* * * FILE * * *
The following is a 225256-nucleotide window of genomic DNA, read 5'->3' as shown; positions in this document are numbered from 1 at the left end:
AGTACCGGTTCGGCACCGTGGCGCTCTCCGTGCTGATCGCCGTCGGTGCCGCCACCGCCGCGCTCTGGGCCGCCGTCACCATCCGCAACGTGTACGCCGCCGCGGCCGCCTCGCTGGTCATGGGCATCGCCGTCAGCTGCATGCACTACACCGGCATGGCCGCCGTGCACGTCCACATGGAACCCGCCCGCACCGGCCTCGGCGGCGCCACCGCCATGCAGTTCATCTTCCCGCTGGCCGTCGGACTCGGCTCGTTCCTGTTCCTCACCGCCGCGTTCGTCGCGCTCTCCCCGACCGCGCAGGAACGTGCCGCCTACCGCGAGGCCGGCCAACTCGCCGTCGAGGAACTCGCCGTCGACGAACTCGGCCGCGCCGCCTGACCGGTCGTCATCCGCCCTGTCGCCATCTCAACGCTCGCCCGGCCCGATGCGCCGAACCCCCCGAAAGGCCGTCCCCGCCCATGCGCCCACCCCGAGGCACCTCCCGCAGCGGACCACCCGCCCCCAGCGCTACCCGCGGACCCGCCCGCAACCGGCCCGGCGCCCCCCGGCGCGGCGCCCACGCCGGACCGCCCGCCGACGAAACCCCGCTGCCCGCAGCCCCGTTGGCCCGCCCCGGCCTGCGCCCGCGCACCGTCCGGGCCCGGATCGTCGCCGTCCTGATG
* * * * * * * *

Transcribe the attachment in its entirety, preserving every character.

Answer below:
The following is a 225256-nucleotide window of genomic DNA, read 5'->3' as shown; positions in this document are numbered from 1 at the left end:
AGTACCGGTTCGGCACCGTGGCGCTCTCCGTGCTGATCGCCGTCGGTGCCGCCACCGCCGCGCTCTGGGCCGCCGTCACCATCCGCAACGTGTACGCCGCCGCGGCCGCCTCGCTGGTCATGGGCATCGCCGTCAGCTGCATGCACTACACCGGCATGGCCGCCGTGCACGTCCACATGGAACCCGCCCGCACCGGCCTCGGCGGCGCCACCGCCATGCAGTTCATCTTCCCGCTGGCCGTCGGACTCGGCTCGTTCCTGTTCCTCACCGCCGCGTTCGTCGCGCTCTCCCCGACCGCGCAGGAACGTGCCGCCTACCGCGAGGCCGGCCAACTCGCCGTCGAGGAACTCGCCGTCGACGAACTCGGCCGCGCCGCCTGACCGGTCGTCATCCGCCCTGTCGCCATCTCAACGCTCGCCCGGCCCGATGCGCCGAACCCCCCGAAAGGCCGTCCCCGCCCATGCGCCCACCCCGAGGCACCTCCCGCAGCGGACCACCCGCCCCCAGCGCTACCCGCGGACCCGCCCGCAACCGGCCCGGCGCCCCCCGGCGCGGCGCCCACGCCGGACCGCCCGCCGACGAAACCCCGCTGCCCGCAGCCCCGTTGGCCCGCCCCGGCCTGCGCCCGCGCACCGTCCGGGCCCGGATCGTCGCCGTCCTGATG